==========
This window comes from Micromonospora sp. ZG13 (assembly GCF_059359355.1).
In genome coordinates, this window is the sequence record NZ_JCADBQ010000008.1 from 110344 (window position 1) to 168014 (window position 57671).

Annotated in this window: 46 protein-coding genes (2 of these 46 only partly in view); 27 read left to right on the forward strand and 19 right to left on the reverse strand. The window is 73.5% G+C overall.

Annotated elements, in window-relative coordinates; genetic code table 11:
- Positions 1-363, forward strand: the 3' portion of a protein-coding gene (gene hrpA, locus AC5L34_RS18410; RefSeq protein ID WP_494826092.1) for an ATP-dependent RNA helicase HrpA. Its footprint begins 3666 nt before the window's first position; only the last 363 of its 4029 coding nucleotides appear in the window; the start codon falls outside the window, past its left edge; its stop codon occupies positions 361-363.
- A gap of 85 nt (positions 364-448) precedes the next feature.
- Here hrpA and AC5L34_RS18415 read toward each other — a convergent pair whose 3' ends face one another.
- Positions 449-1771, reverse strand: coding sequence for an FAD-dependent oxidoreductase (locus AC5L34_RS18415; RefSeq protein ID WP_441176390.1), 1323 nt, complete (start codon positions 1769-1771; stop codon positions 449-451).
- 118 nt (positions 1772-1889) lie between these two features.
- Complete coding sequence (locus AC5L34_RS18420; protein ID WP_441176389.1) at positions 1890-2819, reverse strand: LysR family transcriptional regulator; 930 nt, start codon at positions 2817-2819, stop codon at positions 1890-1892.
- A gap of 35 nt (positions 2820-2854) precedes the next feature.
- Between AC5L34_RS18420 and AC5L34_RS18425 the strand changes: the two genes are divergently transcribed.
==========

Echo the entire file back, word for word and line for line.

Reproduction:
This window comes from Micromonospora sp. ZG13 (assembly GCF_059359355.1).
In genome coordinates, this window is the sequence record NZ_JCADBQ010000008.1 from 110344 (window position 1) to 168014 (window position 57671).

Annotated in this window: 46 protein-coding genes (2 of these 46 only partly in view); 27 read left to right on the forward strand and 19 right to left on the reverse strand. The window is 73.5% G+C overall.

Annotated elements, in window-relative coordinates; genetic code table 11:
- Positions 1-363, forward strand: the 3' portion of a protein-coding gene (gene hrpA, locus AC5L34_RS18410; RefSeq protein ID WP_494826092.1) for an ATP-dependent RNA helicase HrpA. Its footprint begins 3666 nt before the window's first position; only the last 363 of its 4029 coding nucleotides appear in the window; the start codon falls outside the window, past its left edge; its stop codon occupies positions 361-363.
- A gap of 85 nt (positions 364-448) precedes the next feature.
- Here hrpA and AC5L34_RS18415 read toward each other — a convergent pair whose 3' ends face one another.
- Positions 449-1771, reverse strand: coding sequence for an FAD-dependent oxidoreductase (locus AC5L34_RS18415; RefSeq protein ID WP_441176390.1), 1323 nt, complete (start codon positions 1769-1771; stop codon positions 449-451).
- 118 nt (positions 1772-1889) lie between these two features.
- Complete coding sequence (locus AC5L34_RS18420; protein ID WP_441176389.1) at positions 1890-2819, reverse strand: LysR family transcriptional regulator; 930 nt, start codon at positions 2817-2819, stop codon at positions 1890-1892.
- A gap of 35 nt (positions 2820-2854) precedes the next feature.
- Between AC5L34_RS18420 and AC5L34_RS18425 the strand changes: the two genes are divergently transcribed.